We were on the train and we were going toward important places, and that is what allowed us to disappear into ourselves, and pass by station stop after station stop, staring into books and newspapers and windows and each other, as if we were nowhere, as if we were people without souls.
The man shuffled onto the train announced by his own stink, a sticky vinegar that attached itself to the inside of the nose. He shuffled his feet and he shuffled his cardboard cup, mostly empty but with a few coins, like a broken toy tambourine.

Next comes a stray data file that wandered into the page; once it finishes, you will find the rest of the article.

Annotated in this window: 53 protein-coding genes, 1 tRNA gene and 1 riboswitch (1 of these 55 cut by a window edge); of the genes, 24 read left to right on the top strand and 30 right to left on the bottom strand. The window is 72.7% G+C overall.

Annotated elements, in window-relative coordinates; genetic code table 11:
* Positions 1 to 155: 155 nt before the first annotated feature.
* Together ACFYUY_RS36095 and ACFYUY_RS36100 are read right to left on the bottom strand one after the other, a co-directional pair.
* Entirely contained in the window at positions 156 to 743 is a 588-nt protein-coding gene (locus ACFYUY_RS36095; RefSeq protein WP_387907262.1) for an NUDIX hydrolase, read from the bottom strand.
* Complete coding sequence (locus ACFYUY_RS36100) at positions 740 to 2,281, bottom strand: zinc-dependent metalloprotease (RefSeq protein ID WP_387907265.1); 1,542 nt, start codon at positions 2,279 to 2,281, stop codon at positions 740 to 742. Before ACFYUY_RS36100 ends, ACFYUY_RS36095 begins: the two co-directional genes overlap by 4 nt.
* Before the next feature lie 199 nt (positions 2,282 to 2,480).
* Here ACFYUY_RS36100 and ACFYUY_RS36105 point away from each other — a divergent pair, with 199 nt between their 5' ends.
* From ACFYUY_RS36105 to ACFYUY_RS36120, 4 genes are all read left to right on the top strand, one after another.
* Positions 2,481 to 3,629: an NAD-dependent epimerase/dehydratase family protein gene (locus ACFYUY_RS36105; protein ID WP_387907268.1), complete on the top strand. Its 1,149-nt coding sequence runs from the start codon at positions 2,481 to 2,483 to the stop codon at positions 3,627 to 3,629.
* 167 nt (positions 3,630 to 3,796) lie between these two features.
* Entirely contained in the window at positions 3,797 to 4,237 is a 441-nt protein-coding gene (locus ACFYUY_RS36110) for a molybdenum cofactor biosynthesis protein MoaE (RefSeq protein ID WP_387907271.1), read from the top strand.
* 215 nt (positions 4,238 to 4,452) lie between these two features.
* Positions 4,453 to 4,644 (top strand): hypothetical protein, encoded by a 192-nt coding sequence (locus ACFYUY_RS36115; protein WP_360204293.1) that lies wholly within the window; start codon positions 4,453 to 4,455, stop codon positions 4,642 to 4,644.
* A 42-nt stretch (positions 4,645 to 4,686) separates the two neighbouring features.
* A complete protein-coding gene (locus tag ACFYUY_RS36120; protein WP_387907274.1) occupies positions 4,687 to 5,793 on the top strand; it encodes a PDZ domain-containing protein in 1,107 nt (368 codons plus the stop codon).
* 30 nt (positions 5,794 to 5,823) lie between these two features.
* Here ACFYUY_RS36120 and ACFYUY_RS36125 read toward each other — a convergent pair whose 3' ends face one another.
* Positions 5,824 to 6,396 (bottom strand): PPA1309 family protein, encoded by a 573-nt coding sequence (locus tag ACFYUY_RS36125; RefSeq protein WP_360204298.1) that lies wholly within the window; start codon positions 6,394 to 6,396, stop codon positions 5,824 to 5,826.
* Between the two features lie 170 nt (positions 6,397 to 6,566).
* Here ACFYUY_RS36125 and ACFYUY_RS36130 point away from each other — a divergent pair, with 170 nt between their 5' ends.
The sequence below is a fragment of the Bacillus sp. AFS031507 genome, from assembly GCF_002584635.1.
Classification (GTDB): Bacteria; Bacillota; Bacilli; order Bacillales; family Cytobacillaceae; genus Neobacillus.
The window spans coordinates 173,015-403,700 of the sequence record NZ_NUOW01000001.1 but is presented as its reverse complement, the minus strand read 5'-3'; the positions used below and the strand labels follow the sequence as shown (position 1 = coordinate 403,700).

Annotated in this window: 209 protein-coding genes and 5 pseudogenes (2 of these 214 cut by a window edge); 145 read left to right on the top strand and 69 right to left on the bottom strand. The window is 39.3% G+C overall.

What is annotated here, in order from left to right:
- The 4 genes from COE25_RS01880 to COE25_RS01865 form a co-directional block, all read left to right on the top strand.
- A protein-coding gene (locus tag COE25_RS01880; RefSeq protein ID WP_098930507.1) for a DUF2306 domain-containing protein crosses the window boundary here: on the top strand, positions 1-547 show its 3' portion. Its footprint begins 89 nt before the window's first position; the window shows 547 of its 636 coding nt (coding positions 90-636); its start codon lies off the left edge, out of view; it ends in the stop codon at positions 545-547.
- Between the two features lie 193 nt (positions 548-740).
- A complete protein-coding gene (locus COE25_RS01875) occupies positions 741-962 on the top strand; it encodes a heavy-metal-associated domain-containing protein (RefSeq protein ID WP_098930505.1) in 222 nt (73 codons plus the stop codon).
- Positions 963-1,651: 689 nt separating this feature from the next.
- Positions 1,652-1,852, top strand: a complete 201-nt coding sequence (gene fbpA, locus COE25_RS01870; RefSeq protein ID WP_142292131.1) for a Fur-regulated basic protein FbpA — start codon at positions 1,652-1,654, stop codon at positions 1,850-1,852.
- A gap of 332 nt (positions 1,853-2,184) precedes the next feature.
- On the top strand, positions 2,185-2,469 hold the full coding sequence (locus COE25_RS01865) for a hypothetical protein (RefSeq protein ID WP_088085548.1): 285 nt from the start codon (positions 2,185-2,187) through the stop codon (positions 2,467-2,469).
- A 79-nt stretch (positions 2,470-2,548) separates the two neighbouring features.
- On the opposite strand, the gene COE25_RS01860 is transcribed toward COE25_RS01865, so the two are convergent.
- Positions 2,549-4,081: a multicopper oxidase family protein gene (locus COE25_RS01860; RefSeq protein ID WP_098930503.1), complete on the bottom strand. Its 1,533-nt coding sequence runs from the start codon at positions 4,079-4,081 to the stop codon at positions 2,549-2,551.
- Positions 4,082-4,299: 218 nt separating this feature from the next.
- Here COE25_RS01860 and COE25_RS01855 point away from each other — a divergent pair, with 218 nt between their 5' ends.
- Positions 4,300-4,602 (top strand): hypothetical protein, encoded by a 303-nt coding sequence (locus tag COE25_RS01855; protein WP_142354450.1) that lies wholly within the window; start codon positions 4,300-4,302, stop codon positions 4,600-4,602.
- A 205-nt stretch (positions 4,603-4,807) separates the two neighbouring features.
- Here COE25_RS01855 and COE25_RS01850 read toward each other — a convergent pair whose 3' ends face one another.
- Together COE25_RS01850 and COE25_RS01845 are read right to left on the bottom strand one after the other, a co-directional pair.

He spoke too quietly to draw us from our reverie. It was the stink, rather, that drew us, and pushed most of us to inch away from him without looking, nor hearing his mumbled words: “I am Shiva,” he said, “Neelkantha of the blue throat, eye of fire, skin of tiger, greatest among gods, destroyer of worlds.” He chanted this quietly and made his way among us, while we withdrew from him without looking up.
Not listening to him or even hearing him, we never imagined that his words were true, that he was indeed the great deity incarnate, nor that our failure to love him or care for him was a final act of disastrous consequence: that we had failed so exhaustively, failed in our very humanity, and, undeserving of it, would live to see it stripped from us, while we, unaware, listened to our headphones, read our magazines, and recoiled from the stink of the misfortune we’d helped to create.